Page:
Violence in a vestige of empire

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The Independent Online
ROBERT FISK

Middle East Correspondent

If Britons were surprised that off-duty British soldiers would be charged with the murder of a young Danish tour guide on the supposedly paradise island of Cyprus, the barmen of Ayia Napa were not. One was Louise Jensen's boyfriend and no one who sat in the anaemic modern courtroom in Larnaca will forget the way he stared at Louise's alleged murderers and said that, if he had had a gun on the night of the killing, he would have shot all of them.

British army officers are always boasting of the discipline of their men and their behaviour under fire; but in Cyprus, the soldiers languishing in the last great vestige of imperial rule, the neat semi-colonial sovereign base of Dhekelia, have been synonymous with boredom, drunkenness and violence.

"Day after day they used to come into our pub and insult people and we never understood why they behaved like this," a Greek Cypriot barman from Ayia Napa, working in a cafe 50 metres from Louise Jensen's boyfriend, told me two weeks after the girl had been battered to death.

"Even before Louise's killing, I didn't allow soldiers into my bar, because I'd had so many problems."

Ayia Napa is a rich little village on the edge of the Turkish-occupied Famagusta suburb of Varosha. Perhaps there should be a front-line tension about the place but it's a haunt of Nordic tourists, whose night clubs and topless beaches make millions from the plane-loads of Norwegians, Danes, Swedes, Finns as well as Germans who flock here each summer.

The last drama to occur down the road at Dhekelia, save for a lone Libyan bomb at a neighbouring base a decade ago, was a preposterous spy case in which a clutch of British soldiers, supposedly seduced by a beautiful Hungarian dancer, were charged with passing information to a "foreign power".

All were acquitted after the lovely lady gave evidence on their behalf at the Old Bailey, a trial which indirectly unmasked the ``Churchills", a couple who wandered the island as tourists but turned out to be MI6 agents.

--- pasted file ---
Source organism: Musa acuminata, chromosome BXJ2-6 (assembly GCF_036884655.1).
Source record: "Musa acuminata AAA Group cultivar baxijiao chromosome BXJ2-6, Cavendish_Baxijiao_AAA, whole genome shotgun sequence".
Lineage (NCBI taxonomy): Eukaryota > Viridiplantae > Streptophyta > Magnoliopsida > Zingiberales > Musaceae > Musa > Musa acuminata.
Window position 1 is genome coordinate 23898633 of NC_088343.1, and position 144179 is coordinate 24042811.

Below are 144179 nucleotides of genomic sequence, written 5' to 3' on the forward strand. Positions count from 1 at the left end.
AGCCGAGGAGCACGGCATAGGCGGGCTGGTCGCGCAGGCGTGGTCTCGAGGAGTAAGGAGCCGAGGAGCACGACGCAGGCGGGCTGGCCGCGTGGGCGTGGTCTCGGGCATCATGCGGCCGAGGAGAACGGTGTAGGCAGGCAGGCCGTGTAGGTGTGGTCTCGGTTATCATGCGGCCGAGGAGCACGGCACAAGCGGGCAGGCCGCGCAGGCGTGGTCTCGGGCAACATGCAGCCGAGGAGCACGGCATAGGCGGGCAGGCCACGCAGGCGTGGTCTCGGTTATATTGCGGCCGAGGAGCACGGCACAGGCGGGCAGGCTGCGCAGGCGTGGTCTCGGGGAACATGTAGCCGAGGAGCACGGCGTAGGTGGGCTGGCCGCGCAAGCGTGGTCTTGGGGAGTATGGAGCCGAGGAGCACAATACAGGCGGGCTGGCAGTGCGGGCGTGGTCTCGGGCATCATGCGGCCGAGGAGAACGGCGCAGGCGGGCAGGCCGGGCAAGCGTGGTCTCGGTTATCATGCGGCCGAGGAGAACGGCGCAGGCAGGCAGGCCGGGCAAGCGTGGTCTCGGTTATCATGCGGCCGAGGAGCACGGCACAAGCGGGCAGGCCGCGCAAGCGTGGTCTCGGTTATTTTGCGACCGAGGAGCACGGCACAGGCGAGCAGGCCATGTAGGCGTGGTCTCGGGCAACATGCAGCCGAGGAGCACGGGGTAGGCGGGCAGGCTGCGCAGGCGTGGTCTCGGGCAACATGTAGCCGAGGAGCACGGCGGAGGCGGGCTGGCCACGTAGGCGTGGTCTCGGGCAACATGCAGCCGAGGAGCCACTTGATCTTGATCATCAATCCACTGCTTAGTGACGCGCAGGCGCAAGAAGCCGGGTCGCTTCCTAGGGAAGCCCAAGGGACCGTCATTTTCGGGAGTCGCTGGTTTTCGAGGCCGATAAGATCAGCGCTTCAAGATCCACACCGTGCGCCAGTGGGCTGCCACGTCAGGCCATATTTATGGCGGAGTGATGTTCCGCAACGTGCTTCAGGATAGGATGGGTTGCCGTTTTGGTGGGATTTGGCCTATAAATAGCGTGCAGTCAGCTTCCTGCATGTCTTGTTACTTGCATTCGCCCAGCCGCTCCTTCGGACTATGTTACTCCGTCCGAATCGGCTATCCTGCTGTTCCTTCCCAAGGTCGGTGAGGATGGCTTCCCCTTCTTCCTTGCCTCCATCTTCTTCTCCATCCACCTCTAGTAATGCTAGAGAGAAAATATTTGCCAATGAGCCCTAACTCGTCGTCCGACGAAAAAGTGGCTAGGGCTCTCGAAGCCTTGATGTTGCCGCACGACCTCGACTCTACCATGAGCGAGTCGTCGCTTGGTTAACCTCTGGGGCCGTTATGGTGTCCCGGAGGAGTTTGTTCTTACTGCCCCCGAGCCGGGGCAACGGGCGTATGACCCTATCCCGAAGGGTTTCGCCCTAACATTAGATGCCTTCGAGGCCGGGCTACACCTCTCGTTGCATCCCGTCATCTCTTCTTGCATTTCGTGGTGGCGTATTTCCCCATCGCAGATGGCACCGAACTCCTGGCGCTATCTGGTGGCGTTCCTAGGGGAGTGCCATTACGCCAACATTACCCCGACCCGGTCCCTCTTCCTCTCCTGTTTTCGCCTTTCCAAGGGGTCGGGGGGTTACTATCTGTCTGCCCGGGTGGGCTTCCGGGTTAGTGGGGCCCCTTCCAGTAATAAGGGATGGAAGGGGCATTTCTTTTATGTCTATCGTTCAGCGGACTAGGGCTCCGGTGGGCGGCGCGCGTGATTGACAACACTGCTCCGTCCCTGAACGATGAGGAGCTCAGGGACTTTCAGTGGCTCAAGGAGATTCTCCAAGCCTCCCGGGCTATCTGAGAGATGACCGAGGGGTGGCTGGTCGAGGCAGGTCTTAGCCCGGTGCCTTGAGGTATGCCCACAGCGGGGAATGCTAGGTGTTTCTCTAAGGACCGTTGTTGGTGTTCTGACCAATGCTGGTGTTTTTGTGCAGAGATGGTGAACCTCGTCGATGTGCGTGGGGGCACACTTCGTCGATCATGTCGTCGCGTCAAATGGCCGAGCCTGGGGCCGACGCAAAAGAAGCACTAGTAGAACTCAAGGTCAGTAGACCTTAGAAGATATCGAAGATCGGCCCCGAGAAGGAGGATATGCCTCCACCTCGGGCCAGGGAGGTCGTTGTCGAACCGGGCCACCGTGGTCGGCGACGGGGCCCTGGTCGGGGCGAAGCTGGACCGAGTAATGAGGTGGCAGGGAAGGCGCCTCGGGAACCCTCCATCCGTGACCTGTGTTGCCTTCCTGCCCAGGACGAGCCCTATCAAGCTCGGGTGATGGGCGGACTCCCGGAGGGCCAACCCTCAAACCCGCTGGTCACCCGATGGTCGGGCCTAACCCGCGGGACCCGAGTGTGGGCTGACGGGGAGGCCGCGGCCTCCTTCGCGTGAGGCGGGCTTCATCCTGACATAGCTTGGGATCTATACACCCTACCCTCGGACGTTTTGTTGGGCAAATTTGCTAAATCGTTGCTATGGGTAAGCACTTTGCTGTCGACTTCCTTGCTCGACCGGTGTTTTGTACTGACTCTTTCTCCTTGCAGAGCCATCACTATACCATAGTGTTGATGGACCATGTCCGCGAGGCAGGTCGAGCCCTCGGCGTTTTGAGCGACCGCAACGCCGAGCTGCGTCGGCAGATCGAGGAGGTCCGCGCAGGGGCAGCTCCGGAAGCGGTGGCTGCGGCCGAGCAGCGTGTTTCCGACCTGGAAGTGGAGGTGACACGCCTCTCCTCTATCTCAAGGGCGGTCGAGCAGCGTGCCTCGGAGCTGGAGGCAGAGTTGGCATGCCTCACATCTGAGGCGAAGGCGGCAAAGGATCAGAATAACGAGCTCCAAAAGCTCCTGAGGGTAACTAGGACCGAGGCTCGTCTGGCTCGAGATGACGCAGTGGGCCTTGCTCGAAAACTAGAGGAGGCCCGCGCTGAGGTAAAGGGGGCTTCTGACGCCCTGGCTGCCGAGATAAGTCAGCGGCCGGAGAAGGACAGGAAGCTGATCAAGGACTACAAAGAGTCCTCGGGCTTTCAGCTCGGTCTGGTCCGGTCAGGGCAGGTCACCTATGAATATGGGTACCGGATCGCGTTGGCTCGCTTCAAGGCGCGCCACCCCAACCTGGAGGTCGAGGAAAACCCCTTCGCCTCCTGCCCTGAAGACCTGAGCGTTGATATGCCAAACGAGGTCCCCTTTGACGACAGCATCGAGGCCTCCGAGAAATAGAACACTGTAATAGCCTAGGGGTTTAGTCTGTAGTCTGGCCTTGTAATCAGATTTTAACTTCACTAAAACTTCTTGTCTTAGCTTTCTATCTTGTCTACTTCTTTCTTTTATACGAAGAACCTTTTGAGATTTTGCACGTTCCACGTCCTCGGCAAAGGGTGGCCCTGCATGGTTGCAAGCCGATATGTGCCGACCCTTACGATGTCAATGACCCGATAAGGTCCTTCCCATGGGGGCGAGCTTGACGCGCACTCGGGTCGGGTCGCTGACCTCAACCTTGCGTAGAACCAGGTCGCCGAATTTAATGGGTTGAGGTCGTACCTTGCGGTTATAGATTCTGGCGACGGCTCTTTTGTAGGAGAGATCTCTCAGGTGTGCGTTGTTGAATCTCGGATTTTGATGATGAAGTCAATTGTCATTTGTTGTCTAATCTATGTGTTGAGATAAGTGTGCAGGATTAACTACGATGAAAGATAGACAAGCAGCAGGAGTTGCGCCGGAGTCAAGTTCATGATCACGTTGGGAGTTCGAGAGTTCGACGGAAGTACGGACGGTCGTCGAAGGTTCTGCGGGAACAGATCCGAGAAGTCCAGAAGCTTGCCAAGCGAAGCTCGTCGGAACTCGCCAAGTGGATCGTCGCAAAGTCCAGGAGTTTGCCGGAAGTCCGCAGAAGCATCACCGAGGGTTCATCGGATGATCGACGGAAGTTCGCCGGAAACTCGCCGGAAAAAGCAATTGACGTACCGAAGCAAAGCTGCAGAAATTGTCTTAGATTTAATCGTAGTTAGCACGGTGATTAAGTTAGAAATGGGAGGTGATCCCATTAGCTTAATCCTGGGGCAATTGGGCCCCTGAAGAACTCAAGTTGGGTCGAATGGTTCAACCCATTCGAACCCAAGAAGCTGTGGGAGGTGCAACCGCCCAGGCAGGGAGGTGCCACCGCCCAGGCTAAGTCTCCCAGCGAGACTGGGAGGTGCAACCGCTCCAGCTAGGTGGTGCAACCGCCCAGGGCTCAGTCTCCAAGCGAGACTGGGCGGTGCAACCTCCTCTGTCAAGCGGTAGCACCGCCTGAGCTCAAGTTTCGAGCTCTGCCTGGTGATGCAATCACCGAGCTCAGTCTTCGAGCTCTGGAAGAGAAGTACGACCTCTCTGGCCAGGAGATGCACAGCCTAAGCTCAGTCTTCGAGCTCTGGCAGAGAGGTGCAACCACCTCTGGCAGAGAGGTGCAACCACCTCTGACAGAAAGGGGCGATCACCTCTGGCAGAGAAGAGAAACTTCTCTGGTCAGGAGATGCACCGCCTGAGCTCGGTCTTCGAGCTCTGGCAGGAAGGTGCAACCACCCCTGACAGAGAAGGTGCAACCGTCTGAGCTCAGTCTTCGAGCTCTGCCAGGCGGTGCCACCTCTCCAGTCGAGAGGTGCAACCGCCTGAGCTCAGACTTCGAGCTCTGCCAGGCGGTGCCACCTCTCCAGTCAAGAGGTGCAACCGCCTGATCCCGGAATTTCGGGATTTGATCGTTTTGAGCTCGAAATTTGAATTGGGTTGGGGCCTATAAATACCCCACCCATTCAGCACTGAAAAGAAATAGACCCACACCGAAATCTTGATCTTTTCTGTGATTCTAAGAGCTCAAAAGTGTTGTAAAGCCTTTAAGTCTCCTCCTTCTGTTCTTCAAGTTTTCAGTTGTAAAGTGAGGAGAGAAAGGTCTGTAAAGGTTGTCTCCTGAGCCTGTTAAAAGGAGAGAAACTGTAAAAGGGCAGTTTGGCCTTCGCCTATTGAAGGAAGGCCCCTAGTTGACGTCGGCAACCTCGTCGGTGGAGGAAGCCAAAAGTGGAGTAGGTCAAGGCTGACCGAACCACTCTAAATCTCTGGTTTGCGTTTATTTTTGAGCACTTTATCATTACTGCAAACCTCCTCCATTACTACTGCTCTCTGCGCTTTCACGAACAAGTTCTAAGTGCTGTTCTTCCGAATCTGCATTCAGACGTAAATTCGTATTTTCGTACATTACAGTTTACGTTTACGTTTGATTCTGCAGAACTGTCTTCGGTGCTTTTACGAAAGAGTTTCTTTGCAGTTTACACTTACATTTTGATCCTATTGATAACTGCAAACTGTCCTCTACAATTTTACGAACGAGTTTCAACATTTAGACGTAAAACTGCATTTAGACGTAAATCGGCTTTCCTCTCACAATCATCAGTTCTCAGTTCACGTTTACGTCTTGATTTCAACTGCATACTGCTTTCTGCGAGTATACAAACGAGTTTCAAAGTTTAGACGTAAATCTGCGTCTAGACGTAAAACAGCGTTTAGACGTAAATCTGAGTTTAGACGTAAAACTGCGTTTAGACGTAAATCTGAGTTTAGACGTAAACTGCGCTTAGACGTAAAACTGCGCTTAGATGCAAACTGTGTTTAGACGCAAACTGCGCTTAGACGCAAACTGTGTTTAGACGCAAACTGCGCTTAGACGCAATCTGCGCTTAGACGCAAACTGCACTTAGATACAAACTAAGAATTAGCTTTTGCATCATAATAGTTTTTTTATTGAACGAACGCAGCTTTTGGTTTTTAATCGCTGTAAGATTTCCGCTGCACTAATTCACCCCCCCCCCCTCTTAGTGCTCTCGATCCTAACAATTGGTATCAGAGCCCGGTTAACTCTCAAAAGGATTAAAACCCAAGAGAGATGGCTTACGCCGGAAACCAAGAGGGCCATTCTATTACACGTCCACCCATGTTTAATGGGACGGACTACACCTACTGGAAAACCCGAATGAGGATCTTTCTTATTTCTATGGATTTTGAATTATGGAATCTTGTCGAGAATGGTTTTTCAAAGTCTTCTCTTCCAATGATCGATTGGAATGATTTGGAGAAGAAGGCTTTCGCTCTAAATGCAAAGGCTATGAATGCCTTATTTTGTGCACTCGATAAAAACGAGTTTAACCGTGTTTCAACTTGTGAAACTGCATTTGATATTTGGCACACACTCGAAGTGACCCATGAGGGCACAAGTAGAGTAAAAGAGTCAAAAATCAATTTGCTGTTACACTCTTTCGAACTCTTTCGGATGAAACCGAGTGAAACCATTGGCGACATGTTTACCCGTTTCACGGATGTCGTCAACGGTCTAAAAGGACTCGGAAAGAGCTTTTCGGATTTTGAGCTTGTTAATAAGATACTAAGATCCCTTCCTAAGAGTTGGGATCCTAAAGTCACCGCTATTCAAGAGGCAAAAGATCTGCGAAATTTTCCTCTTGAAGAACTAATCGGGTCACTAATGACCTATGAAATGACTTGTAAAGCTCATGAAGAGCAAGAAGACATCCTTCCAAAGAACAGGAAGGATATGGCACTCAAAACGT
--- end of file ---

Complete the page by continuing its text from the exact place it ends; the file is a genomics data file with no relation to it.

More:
But there was nothing seductive about the laissez-faire discipline of the Royal Green Jackets when they turned up each evening at Ayia Napa to ogle the girls and drink.

"They used to come in and try to flirt but they did it in filthy language," the barman said.

"They'd go up to girls and say `Do you want fuck?' and pinch them. Two months before Louise's murder two English soldiers started bothering a Norwegian girl. They got hold of her hand, and forced her to dance with each of them. She didn't want to dance. She said to me, `Elias, please help me, please do something'. I turned round and one of them punched her in the stomach and they both left immediately. She was crying on the floor."

Oddly, British officers on the island chose to turn a blind eye to the "Yob culture" of their men. After an incident in 1994, in which off-duty members of the Royal Green Jackets punched, insulted and threw drinks over four girls in Ayia Napa, a British-based commander indulgently responded to their complaints by writing: "I command nearly 650 men (with an average age of 22) and much as I would wish them to be paragons of virtue, they cannot be expected to survive two-and-a-half years in Cyprus without causing some trouble."

Why not, the Cypriots wanted to know? If British troops were apparently so disciplined on the streets of Northern Ireland, or Bosnia, why were they allowed to run amok in the infinitely safer and more peaceful streets of Cyprus?

The Cyprus News called the British officer's remarks "shameful", urging Malcolm Rifkind, the then Secretary of State for Defence, to take matters in hand. Heads should roll, the papers said. But none did.

After Louise's murder, another officer, Major-General Alex Harley, expressed his sympathy to the dead girl's family. But Cypriots did not fail to notice how, each day of the trial, a British officer in civilian clothes sat at the back of the Larnaca court while a woman from the WVS turned up to provide funds for the defendants. Save for a lone visit from the local Danish consul, Louise Jensen's family went unrepresented until yesterday.

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